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Where is the Value in Peer Relationships?

Where is the Value in Peer Relationships?

Peer relationships serve many purposes. They can be a tie that binds peers much like a shared experience from a positive celebration or negative circumstance like a car accident. 

Camaraderie—Someone understands what I’m going through . . .
There is a perceived comfort level in knowing someone else may be experiencing similar issues—a sense of connection and not being alone–Being isolated is common for senior executives. Feeling alone can be daunting and plays into personal insecurities. For example, senior executives often feel alone to make decisions or distribute news that may cascade down through a company, some of which is self-inflicted, because they do not want people to see any vulnerabilities or hesitation that may arise. Coaches are effective allies with senior executives because the coaching relationship provides a safe space for the client to reveal vulnerabilities and work through issues without the spotlight on them.
Prestige or status can be associated with “levels” of peers. There is a shared understanding of what the level entails and requires. Perhaps, that is why the golf course is a neutral, non-charged environment for discussion because there are distractions, and provides a level playing field.
A badge of honor
Depending on the peer group, perceived membership can be viewed as a badge of honor. Unspoken allegiance or rules can play into a peer community. Consider the codes of law enforcement, military, and the Masons. Within the group is the comfort that all involved understand the rules—There is an expectation that all members will play by them! It adds a level of certainty in an uncertain worlPP Award of Excellence However, structure of a peer group can be like a caste system or identification in a hierarchy. The sub-textual rules of engagement can prevent accurate informational flow and become what the person wants to hear. It is a closed loop or like an echo chamber.
Fraternities and gangs use the power of the group for initiation, and to prove one’s commitment and worthiness to belong to that group.
It can support secrecy and defy transparency under the “code of silence” that often accompanies this “club” mentality, like a secret handshake. These conditions often lead to mistrust particularly dangerous in areas of safety and security. For example, one of the top three reasons given for the Challenger spacecraft disaster was fear of truthful communication.
“You’ve got to get out more!”
To keep the air from getting stale and to avoid a “group think” situation, it is imperative that peers circulate in other environments. A downside risk of being surrounded only by peers can be insulation from reality of a situation. An historical example is from when a president was asked the price of a carton of milk, and he could not answer—consider when the last time he went out for such a thing! Often top tier managers, unless they have “their ears to the ground”, are receiving filtered at best, or misinformation at worst. That is critical if pending decisions require feedback.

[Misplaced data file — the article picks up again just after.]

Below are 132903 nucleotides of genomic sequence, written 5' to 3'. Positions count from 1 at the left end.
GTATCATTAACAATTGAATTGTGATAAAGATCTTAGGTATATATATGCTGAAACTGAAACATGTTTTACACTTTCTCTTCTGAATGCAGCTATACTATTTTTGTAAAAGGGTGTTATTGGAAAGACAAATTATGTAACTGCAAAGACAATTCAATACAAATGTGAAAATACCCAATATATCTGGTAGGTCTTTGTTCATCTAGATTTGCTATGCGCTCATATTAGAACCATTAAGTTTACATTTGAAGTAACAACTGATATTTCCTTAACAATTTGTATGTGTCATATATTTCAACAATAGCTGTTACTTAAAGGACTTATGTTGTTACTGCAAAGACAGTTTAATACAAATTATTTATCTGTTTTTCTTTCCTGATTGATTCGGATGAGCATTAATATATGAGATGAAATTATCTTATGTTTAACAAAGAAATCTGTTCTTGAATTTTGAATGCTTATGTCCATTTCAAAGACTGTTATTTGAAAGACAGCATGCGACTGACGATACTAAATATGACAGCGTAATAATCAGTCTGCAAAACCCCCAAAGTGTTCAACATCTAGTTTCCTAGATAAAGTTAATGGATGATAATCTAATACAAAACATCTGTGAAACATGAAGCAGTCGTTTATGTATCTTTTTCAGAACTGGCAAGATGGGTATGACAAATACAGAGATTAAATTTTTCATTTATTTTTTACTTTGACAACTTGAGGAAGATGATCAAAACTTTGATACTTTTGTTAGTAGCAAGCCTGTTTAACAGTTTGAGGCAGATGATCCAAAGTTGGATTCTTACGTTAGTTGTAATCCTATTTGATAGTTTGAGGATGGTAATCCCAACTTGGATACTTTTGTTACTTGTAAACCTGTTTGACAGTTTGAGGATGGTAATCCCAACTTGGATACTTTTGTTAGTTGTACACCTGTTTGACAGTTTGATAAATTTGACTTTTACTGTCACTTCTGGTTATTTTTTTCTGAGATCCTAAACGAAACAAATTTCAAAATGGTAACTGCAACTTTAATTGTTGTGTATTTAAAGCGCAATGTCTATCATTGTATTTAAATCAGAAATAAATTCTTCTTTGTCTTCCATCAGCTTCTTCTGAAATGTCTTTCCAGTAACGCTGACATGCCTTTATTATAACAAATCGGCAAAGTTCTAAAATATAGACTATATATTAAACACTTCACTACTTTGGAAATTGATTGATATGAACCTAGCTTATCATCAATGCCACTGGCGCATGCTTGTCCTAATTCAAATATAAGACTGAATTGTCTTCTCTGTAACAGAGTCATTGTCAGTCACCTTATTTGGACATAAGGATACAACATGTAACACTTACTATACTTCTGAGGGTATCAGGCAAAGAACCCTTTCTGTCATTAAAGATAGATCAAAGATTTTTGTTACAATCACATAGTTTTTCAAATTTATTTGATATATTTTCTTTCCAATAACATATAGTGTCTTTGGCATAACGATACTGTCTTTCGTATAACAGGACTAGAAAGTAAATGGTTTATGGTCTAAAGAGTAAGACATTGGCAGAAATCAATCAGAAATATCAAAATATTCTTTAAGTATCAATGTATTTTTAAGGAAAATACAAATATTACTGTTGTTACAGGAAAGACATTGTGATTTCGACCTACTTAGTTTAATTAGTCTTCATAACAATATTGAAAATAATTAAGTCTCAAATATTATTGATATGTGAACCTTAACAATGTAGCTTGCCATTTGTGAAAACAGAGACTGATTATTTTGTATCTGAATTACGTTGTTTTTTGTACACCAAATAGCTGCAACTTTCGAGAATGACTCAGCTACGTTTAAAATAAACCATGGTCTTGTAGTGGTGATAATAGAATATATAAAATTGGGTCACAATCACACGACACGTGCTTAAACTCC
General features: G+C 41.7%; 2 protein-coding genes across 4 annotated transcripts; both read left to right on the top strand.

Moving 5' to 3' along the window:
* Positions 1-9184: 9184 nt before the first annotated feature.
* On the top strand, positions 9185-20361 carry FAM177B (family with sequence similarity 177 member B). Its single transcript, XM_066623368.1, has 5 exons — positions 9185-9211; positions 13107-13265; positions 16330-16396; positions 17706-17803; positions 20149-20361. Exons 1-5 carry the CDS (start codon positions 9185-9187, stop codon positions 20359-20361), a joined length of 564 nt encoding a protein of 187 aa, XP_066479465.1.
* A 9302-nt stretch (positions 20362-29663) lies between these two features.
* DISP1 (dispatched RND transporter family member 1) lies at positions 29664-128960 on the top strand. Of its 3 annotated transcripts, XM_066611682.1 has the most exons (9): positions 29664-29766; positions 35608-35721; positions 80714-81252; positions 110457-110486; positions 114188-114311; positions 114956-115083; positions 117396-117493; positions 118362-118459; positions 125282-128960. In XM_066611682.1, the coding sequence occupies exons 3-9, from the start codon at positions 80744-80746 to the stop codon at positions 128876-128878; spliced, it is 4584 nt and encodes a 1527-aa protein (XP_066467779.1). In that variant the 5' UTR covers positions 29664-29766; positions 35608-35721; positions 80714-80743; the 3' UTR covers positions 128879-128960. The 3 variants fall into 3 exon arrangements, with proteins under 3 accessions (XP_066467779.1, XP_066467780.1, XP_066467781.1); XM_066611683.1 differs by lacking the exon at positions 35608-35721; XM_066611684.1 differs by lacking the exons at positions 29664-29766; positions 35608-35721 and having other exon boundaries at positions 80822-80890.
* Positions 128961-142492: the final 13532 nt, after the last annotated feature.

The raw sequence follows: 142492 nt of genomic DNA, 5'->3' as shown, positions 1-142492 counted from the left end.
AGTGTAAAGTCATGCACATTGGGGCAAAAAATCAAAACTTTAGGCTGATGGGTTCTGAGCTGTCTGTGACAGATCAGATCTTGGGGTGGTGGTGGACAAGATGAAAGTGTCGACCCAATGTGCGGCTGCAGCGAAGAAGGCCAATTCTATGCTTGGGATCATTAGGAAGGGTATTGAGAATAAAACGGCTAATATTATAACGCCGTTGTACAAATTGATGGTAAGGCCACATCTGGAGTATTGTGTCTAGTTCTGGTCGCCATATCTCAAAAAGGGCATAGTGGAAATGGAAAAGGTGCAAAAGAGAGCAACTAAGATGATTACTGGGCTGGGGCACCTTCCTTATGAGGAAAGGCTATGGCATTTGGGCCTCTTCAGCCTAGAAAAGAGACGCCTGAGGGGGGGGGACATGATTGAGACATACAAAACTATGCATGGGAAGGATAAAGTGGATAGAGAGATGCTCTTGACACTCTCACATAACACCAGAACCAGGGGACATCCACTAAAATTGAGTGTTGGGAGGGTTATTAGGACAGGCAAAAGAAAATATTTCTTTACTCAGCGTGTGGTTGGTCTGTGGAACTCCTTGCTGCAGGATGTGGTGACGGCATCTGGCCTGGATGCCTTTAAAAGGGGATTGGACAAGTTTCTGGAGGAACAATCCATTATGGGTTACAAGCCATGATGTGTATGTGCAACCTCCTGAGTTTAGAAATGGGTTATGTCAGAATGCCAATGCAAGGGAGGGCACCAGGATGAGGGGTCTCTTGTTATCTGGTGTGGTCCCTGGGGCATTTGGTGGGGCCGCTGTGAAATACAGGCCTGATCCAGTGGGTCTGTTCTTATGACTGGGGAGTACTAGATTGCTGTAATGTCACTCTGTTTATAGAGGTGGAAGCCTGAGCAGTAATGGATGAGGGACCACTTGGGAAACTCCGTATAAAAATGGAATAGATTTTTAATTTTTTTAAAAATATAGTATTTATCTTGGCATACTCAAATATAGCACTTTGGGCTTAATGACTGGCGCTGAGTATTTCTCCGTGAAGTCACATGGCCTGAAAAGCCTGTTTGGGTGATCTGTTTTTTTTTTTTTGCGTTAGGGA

Peer hierarchy can create mythical distance. Is it protection or intended to separate peers? Often, this is intentional, like a rock star effect—“I’m bigger than life,” the Wizard of Oz behind the curtain, when in fact all that is created is separation–It is like an invisible cloak. The separateness can deprive the person of what s/he needs to move through a situation; it is especially dangerous when information does not flow upward.
The Antidote—The Emotionally Intelligent Multi-Dimensional Leader™
Happily, more leaders are employing and exploring a shared leadership model.
  They welcome input; and, if they are evolved and informed, they invite a 360ofeedback loop, or they select the front line people who are the most informed and directly involved with a process, to offer solutions and strategies to bridge gaps. Eliyahu Goldratt discussed these possibilities and strategies in CriticalChain and The Goal.
Today’s emotionally intelligent leader understands how valuable untainted feedback and authentic insights provide. It must be a relief to the leaders to not be the “oracle” and to have all the answers–it is unrealistic and depleting.
Also, the emotional intelligent approach opens avenues for learning and evolving. One may have held a belief and learned new information so that now can expand and open possibilities for reward. Also, it is refreshing and fulfilling to cheer on others’ accomplishments and share rewards for a powerful contribution.
A Coaching Perspective . . .
My coaching perspective recommends an inclusive approach to greet one’s peers and community at large. Being inclusive is freeing and devoid of judgment. It offers the group an opportunity to be open, receptive, and respectful of others. The ideal environment has boundaries and initial rules of engagement so everyone is clear about expectations.
A fun and pragmatic place to start is to use Edward De Bono’s work, for example, Six Thinking Hats. De Bono’s work offers neutral language around which participants can be open and honest in their responses. As a facilitator, I have observed groups, like boards of directors, make meaningful shifts once there is understanding (Covey’s “First, seek to understand”) and permission to fully engage and share honestly. Coaching and such facilitation can be useful to develop peers and all community members to new heights related to communication styles and how they affect others.
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